Apnea Test

Norm of Apnea Test

Negative test (absence of brain death).
Spontaneous respiratory effort occurs after mechanical ventilation is stopped.
Positive test (presence of brain death).
Absence of spontaneous respiratory effort throughout test (up to 8 minutes for adults and up to 15 minutes for pediatrics), Paco2 ≥60 mm Hg or 20 mm Hg higher than baseline value.


Usage of Apnea Test

Determination of the absence (or presence) of spontaneous breathing when one is testing for brain death; evaluation of the intracranial hemodynamic status in carotid occlusive disease.


Description of Apnea Test

The apnea test is part of a neurologic evaluation that tests for the respiratory reflex in clients suspected of having brain death. It is performed with a full neurologic examination, clinical history that includes a central nervous system event, and other confirmatory tests to determine brain death. Brain death is the term used when the entire brain, including the brainstem, has irreversibly stopped functioning. Brain death cannot be determined in clients receiving neuromuscular blockers, or with low core-body temperatures (such as ≤32.2 degrees C).


Professional Considerations of Apnea Test

Consent form recommended from spokesperson for the client.

Cardiac arrest, pneumoperitoneum, pneumothorax.
Use for purposes other than those described in the previous discussion is contraindicated.



  1. Obtain and document baseline Paco2 value.
  2. Determine if client meets requirements for apnea testing:
    • Pco2 = 40 mm Hg
    • Mean arterial pressure (MAP) >54 mm Hg
    • Positive fluid balance in previous 6 hours
    • Absence of the possibility of acute drug or alcohol intoxication
    • Absence of the presence of any centrally acting drugs that could depress respiration
  3. Obtain a pulse oximeter, ice, oxygen T-piece, and arterial blood gas kit.



  1. Position pulse oximetry probe on client. Set heart rate, blood pressure, and respiratory rate alarms. Monitor all throughout the test.
  2. Preoxygenate client with 100% oxygen for 10 minutes.
  3. Remove client's gown or clothing from the chest and abdominal area to allow visualization of respiratory muscle efforts.
  4. Discontinue mechanical ventilation. Apply oxygen through a T-piece at 6 L/min. Monitor for spontaneous respiratory effort.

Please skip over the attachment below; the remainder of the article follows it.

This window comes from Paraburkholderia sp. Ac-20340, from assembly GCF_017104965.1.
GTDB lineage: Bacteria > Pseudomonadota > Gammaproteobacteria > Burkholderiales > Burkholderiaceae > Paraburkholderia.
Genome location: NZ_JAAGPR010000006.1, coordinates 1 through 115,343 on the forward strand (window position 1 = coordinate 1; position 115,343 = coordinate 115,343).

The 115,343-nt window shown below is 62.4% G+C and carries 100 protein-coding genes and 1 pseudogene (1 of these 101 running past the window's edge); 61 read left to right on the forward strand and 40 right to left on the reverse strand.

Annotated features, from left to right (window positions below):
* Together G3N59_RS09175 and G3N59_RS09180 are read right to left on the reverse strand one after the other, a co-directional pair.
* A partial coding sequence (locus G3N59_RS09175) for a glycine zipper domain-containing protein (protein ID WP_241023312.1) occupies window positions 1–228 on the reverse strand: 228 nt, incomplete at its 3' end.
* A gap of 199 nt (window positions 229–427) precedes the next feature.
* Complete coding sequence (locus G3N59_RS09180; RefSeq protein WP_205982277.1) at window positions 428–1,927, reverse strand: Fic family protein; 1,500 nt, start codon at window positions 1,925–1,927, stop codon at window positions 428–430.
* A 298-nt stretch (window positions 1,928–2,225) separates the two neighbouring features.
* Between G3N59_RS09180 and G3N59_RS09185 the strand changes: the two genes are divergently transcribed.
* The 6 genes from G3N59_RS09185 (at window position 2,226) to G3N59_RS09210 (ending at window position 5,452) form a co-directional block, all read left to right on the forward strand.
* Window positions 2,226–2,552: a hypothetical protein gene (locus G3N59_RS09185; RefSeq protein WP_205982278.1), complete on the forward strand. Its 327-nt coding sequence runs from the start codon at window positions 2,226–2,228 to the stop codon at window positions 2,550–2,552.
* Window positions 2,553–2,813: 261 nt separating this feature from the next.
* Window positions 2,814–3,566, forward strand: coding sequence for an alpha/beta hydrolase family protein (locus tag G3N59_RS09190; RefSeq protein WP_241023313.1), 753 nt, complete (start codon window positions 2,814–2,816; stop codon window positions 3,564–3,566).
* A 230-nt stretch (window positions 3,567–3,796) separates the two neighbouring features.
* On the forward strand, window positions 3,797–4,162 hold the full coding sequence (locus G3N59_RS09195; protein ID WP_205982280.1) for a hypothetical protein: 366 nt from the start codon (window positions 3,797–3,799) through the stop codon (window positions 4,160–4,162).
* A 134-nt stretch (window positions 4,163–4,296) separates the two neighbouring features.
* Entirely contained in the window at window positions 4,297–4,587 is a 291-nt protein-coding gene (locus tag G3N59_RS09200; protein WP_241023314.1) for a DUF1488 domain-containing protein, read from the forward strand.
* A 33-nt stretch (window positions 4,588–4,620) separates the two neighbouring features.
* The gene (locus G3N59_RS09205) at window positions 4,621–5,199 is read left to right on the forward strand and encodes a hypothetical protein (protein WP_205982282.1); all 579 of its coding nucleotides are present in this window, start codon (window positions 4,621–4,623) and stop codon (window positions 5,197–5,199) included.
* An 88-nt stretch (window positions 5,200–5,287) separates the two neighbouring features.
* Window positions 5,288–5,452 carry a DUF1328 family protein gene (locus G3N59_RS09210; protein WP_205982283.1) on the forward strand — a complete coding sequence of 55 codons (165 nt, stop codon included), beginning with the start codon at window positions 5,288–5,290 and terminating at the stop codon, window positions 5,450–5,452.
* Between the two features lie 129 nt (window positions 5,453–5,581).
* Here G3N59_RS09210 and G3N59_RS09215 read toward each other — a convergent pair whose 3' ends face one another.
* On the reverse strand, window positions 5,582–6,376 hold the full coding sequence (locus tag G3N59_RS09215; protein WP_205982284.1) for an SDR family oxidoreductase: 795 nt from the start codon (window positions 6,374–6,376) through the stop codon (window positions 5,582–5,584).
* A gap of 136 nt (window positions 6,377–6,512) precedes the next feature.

• If no respiratory effort is noted after 5–8 minutes, obtain an arterial blood gas sample and restart mechanical ventilation.
    • Observe chest for spontaneous respirations or any respiratory effort.
    • Discontinue the test if any of the following occur:
      1. Presence of spontaneous respiratory effort
      2. Hemodynamic instability
  5. Test is repeated at least 6–12 hours later.


Postprocedure Care

  1. Document procedure, including methodology, length of apneic time, baseline and ending Paco2 values, stability of vital signs, and apneic status.
  2. For positive tests, request organ donation, as and when appropriate.


Client and Family Teaching

  1. Organ and tissue donation rates are higher when families or significant others receive a careful and thorough explanation of the concept of brain death.


Factors That Affect Results

  1. Paco2 rises approximately 3 mm Hg each minute while the client is apneic and not receiving mechanical ventilation.
  2. Results must be interpreted with extreme caution in clients with brain injury. Caution should be used in determining brain death when the cause of the brain injury is not known and in high cervical spine fracture in which there is damage to the spinal cord.
  3. Posturing may make detection of respiratory effort impossible.


Other Data

  1. The neurologic examination in brain death reveals the absence of spontaneous reflexes, absence of response to pain, and absence of brainstem reflexes, including the respiratory reflex.